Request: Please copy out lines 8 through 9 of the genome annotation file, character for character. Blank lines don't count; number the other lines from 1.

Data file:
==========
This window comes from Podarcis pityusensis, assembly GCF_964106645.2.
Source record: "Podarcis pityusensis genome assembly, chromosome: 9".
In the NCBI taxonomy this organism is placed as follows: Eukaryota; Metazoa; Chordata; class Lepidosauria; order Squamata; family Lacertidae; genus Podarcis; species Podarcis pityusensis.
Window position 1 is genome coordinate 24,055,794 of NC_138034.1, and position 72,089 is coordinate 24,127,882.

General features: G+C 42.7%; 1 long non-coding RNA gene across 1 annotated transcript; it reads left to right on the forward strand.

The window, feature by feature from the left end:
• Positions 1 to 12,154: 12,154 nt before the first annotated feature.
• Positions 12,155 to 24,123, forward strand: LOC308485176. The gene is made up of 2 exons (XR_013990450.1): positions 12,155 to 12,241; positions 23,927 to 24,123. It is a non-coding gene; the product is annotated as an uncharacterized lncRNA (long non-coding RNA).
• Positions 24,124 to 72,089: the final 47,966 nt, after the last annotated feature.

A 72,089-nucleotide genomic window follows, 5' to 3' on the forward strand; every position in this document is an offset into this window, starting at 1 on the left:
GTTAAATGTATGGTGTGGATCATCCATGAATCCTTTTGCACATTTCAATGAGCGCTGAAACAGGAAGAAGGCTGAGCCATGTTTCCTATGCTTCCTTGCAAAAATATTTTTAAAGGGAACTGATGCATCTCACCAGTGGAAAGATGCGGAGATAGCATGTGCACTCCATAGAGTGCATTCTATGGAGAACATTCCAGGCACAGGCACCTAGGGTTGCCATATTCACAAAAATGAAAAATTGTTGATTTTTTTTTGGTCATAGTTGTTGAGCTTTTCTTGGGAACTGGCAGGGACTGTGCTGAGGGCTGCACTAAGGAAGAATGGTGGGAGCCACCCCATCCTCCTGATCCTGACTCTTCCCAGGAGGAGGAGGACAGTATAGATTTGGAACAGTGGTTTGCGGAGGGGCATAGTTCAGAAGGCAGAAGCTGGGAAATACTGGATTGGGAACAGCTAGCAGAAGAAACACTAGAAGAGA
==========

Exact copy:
• Positions 12,155 to 24,123, forward strand: LOC308485176. The gene is made up of 2 exons (XR_013990450.1): positions 12,155 to 12,241; positions 23,927 to 24,123. It is a non-coding gene; the product is annotated as an uncharacterized lncRNA (long non-coding RNA).
• Positions 24,124 to 72,089: the final 47,966 nt, after the last annotated feature.